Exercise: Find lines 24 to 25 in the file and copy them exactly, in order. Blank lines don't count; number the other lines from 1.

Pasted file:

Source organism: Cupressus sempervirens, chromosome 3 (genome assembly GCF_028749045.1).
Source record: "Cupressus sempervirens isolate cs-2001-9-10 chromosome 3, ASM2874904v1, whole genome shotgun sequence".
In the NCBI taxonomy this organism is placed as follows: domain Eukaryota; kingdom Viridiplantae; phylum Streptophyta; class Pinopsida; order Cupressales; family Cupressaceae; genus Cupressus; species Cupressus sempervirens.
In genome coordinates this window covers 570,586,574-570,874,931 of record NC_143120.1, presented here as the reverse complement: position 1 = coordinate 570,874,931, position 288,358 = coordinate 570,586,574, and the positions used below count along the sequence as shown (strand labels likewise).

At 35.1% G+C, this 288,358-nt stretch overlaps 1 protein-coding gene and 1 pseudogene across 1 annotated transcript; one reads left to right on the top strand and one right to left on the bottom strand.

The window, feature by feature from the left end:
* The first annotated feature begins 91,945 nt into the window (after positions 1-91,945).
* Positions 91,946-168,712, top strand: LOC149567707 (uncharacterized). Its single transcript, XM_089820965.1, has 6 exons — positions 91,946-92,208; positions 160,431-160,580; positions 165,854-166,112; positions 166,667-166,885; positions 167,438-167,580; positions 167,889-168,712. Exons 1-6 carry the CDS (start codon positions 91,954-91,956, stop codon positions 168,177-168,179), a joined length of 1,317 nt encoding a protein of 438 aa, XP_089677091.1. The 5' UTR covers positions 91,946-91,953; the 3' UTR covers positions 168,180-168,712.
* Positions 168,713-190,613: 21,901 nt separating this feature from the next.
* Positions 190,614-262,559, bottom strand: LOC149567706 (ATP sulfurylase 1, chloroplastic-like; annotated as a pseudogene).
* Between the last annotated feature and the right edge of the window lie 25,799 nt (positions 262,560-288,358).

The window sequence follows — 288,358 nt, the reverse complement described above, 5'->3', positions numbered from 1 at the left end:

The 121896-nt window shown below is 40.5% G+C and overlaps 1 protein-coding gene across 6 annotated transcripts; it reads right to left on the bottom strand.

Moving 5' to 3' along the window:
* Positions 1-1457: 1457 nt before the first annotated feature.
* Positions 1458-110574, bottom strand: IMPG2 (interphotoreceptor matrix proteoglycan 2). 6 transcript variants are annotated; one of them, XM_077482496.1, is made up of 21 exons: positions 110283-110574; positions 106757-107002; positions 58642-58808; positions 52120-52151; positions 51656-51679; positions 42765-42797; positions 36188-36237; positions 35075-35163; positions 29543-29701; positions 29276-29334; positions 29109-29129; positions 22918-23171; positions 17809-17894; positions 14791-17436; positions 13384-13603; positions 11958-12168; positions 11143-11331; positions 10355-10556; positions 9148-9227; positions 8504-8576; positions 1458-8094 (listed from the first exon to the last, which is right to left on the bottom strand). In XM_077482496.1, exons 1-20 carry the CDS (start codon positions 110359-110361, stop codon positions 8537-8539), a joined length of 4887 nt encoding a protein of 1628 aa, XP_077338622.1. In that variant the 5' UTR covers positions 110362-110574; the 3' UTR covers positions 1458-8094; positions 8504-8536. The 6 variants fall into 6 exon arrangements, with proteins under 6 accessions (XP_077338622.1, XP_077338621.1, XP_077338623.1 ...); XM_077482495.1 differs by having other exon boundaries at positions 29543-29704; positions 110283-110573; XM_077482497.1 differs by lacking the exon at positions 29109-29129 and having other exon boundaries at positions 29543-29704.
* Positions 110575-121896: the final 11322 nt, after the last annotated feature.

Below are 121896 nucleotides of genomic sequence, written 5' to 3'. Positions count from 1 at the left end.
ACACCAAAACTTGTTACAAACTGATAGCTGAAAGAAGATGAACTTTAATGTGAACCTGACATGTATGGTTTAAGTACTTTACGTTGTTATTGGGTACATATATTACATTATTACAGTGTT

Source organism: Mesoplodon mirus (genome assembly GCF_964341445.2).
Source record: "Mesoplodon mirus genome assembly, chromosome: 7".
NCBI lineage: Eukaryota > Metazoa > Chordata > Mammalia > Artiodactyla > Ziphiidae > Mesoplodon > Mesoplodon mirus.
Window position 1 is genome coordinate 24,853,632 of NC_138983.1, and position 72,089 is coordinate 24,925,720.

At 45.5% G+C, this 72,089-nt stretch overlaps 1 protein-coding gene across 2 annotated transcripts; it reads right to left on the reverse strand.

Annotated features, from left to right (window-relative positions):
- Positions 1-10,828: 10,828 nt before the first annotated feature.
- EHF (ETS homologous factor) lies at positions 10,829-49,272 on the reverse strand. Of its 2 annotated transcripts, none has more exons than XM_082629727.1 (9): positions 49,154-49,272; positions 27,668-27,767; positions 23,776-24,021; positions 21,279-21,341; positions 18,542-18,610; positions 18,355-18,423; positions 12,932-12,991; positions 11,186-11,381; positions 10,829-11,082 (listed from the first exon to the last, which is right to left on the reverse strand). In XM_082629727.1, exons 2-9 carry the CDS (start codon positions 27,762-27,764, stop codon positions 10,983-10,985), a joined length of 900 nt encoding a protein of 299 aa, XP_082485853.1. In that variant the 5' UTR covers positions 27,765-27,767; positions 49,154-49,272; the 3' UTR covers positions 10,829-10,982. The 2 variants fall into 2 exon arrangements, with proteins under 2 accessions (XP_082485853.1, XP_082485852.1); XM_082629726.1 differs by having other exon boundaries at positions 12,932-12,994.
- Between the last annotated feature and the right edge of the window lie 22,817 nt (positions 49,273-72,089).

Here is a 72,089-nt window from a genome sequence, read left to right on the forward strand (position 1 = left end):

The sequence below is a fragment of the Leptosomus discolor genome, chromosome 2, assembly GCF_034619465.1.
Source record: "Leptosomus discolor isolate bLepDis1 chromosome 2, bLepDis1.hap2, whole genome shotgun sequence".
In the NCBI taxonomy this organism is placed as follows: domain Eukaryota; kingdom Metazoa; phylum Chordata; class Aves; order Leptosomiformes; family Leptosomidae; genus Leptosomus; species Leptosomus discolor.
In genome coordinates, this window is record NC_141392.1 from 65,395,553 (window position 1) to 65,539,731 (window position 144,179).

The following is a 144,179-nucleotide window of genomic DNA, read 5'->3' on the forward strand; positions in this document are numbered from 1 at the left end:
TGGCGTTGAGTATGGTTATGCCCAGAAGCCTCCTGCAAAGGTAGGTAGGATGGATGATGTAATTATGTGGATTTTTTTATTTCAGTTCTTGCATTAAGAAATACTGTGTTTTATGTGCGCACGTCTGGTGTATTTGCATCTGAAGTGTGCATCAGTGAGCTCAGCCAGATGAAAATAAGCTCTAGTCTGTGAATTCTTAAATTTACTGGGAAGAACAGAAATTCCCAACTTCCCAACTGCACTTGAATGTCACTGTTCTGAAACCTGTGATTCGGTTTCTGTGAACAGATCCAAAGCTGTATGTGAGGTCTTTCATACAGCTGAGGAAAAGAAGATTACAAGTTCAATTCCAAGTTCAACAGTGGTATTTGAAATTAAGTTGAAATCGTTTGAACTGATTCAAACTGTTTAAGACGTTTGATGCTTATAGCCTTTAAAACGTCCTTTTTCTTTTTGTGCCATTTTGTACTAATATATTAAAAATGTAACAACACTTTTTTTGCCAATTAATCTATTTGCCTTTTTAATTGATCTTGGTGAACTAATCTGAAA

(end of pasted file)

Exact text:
At 45.5% G+C, this 72,089-nt stretch overlaps 1 protein-coding gene across 2 annotated transcripts; it reads right to left on the reverse strand.

Annotated features, from left to right (window-relative positions):